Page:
Rights (or subscription rights or share purchase rights) – When a company wants to raise additional capital, it may give stockholders entitlement to purchase new shares at a predetermined price (normally less than the current market price) in proportion to the number of shares already owned. Rights are issued only for a short period of time, after which they expire. Failure to exercise or sell rights is an actual loss to the stockholder. Rights are a basic form of derivatives.

Risk – The chance that an investment’s actual return will be different than the expected return. With all investments there is an element of risk, desirable or undesirable. The basic definition for investment risk is deviation from an expected outcome. This can be either positive or negative.

Scrip issue – See Bonus issue.

Securities and Exchange Commission (SEC) – The SEC of Nigeria is the statutory regulatory agency of the Nigerian capital market. The SEC is a government agency mandated to regulate and develop the Nigerian capital market. The SEC derives its powers from the Investment and Securities Act (ISA). Visit for more information.

Security – See Investment product.

Securities lending – The act of loaning a stock, derivative, other security to an investor or firm. Securities lending requires the borrower to put up collateral, whether cash, security or a letter of credit, which the borrower is obliged to return at the end of the agreed upon loan period. When a security is loaned, the title and the ownership are temporarily transferred to the borrower. Borrowers looking to borrow a security would do this through a securities lending agent after entering into a global securities lending agreement (GSLA). The securities lending agent would, in turn, have a securities lending authorization agreement (SLAA) with the owner of the security before it can be loaned out. During the loan period, corporate actions, dividend payments, etc. are
retained by the owner.

Share price – The Naira value of a single share (stock) of a company’s tradable stocks.

Share value – See Nominal value.

Shareholders’ equity (or share capital or stockholders’ equity or book value) – The net worth of a company. It is derived by taking the company’s total assets and subtracting the total liabilities. Another way to calculate shareholder equity is share capital plus retained earnings minus treasury shares. It represents the amount by which a company is financed through common and preferred shares. The shareholders’ equity number is usually located on a company’s balance sheet.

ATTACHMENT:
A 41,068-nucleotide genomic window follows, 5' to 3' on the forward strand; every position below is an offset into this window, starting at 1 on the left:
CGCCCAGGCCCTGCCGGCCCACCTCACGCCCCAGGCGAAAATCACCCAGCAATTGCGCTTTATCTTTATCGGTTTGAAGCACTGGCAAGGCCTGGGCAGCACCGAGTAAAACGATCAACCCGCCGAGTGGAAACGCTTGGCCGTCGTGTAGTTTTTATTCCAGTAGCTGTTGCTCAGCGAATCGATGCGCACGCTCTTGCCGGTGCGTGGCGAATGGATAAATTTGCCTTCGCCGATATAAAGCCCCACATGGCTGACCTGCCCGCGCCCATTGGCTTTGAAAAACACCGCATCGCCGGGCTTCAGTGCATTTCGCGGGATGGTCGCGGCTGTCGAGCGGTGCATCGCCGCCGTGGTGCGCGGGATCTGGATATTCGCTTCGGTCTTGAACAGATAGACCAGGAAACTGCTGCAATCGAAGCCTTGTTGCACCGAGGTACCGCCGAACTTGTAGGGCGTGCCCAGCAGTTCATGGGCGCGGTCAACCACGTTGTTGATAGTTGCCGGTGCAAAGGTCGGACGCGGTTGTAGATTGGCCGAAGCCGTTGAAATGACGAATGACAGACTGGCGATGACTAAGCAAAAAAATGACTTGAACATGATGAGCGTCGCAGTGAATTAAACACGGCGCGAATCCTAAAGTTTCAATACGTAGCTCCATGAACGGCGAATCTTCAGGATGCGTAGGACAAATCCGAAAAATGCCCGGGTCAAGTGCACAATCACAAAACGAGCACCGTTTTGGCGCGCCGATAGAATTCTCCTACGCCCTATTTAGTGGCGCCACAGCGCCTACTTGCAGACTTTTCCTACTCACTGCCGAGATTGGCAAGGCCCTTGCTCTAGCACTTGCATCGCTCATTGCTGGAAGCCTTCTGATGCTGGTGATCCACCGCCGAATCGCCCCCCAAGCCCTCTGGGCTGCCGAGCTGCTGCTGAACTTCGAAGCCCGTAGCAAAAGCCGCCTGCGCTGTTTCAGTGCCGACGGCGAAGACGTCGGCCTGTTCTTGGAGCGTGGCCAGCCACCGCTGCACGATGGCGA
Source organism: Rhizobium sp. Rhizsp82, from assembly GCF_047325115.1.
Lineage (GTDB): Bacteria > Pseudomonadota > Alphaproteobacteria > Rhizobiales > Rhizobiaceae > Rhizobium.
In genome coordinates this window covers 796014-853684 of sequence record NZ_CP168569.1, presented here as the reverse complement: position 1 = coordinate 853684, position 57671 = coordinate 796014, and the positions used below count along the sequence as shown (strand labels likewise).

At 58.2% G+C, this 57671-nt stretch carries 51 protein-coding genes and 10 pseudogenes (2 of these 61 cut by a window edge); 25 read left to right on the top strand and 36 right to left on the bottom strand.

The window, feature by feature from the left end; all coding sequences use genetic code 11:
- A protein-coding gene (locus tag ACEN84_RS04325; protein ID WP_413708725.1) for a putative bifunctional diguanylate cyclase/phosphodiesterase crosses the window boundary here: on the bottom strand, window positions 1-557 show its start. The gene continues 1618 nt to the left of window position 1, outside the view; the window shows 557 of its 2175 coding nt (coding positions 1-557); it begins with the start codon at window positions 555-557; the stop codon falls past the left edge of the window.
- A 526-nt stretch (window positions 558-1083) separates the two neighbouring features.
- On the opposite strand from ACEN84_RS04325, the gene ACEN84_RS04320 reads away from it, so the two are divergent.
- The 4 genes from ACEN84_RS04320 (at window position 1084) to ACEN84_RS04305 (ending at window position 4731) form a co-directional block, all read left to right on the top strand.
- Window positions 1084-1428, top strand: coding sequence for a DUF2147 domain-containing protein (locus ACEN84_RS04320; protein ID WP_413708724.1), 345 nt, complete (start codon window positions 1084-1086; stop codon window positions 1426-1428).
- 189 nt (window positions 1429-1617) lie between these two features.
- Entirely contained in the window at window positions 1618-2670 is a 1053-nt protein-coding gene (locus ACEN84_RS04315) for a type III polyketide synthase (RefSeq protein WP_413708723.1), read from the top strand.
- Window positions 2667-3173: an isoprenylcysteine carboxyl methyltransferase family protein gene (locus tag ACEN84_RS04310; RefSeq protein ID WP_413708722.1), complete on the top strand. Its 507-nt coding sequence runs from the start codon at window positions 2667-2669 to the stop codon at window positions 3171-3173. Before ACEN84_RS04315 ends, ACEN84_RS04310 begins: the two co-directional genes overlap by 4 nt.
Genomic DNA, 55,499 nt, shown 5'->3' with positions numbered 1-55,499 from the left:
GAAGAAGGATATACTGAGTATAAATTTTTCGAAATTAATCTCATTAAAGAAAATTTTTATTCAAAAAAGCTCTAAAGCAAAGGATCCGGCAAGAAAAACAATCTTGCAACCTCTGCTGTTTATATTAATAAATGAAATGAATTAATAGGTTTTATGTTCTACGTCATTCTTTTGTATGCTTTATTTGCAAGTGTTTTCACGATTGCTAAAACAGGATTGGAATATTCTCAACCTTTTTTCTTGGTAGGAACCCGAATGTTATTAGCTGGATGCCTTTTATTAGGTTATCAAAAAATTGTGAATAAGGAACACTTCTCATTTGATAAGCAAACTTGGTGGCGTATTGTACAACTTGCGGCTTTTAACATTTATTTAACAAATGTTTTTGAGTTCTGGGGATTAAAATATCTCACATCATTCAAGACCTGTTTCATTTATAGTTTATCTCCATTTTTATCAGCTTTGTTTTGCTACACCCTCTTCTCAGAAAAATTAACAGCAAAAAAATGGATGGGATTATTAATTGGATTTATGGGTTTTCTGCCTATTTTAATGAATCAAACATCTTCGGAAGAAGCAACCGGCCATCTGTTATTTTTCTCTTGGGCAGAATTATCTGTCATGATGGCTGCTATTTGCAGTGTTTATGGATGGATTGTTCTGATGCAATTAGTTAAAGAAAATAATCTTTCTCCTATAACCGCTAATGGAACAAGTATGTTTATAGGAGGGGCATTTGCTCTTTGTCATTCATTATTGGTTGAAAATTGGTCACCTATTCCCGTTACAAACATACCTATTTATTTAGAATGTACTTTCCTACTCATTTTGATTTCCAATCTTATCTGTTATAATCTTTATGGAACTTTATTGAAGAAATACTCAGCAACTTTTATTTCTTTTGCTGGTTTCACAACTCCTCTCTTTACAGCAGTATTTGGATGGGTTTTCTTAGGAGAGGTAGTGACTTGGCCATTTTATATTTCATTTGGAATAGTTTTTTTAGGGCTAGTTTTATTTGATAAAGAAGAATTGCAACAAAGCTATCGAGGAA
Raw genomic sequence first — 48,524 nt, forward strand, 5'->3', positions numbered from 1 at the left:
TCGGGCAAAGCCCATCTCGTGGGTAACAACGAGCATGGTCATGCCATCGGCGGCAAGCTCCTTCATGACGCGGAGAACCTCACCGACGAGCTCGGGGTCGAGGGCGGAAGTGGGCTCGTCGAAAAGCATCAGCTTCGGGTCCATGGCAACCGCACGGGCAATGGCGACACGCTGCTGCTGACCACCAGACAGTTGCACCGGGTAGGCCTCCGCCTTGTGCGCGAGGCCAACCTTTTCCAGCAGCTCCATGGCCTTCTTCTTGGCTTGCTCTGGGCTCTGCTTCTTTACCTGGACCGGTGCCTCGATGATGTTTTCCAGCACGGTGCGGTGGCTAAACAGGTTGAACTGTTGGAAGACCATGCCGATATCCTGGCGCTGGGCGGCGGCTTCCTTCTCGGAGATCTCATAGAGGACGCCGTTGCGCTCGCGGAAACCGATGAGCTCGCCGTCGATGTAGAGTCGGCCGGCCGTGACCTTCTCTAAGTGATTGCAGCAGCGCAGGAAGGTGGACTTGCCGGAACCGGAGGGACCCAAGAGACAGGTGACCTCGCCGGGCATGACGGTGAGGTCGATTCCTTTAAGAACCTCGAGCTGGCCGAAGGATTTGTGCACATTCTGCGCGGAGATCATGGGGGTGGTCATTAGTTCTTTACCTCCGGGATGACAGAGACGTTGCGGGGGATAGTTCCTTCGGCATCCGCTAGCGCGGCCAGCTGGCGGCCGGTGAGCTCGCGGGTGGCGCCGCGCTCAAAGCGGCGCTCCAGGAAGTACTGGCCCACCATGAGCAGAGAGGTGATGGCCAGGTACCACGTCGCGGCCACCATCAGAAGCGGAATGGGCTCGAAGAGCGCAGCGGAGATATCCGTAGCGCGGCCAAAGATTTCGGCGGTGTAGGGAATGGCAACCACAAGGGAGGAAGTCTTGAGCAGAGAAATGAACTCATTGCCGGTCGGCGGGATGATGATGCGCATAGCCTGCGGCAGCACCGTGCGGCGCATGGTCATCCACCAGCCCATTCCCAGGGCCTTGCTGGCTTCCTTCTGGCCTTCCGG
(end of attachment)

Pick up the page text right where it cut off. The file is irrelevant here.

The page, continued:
Short selling – The sale of a security that is not owned by the seller, or that the seller has borrowed. Short selling is motivated by the belief that a security’s price will decline, enabling it to be bought back at a lower price to make a profit. Short selling may be prompted by speculation, or by the desire to hedge the downside risk of a long position in the same security or a related one. Since the risk of loss on a short sale is theoretically infinite, short selling should only be used by experienced traders who are familiar with the inherent risks associated with this type of transaction.

Solicitor – Law firm which represents an issue or the issuer. In practice, two solicitors are required for a public issue of securities—one solicitor for the issuer and one for the issue. On the issuer (the company) side, the solicitor ensures the Memorandum and Articles are in compliance with the legal requirements of a public company and also ensures the company, based on authorized capital, can accommodate the issue being proposed.

Stock (or common stock or share) – A type of security that signifies ownership in a corporation and represents a claim on part of the corporation’s assets and earnings. There are two main types of stock:

  1. Common stock usually entitles the owner to vote at shareholders’ meetings and to receive dividends
  2. Preferred stock generally does not have voting rights, but has a higher claim on assets and earnings than common shares

Stock broker (or stockbroker) – See Broker.

Stock exchange (or securities exchange or bourse) – Organized and regulated financial market where securities (stocks, bonds, notes, options, etc.) are bought and sold at prices governed by the forces of demand and supply. Stock exchanges serve as (1) primary markets where corporations, governments, municipalities, and other incorporated bodies can raise capital by channeling savings of the investors into productive ventures; and (2) secondary markets where investors can sell their securities to other investors for cash, thus reducing the risk of investment, and maintaining liquidity in the system. Stock exchanges impose stringent rules, listing requirements, and statutory requirements that are binding on all listed and trading parties.

Stock split – See Bonus shares.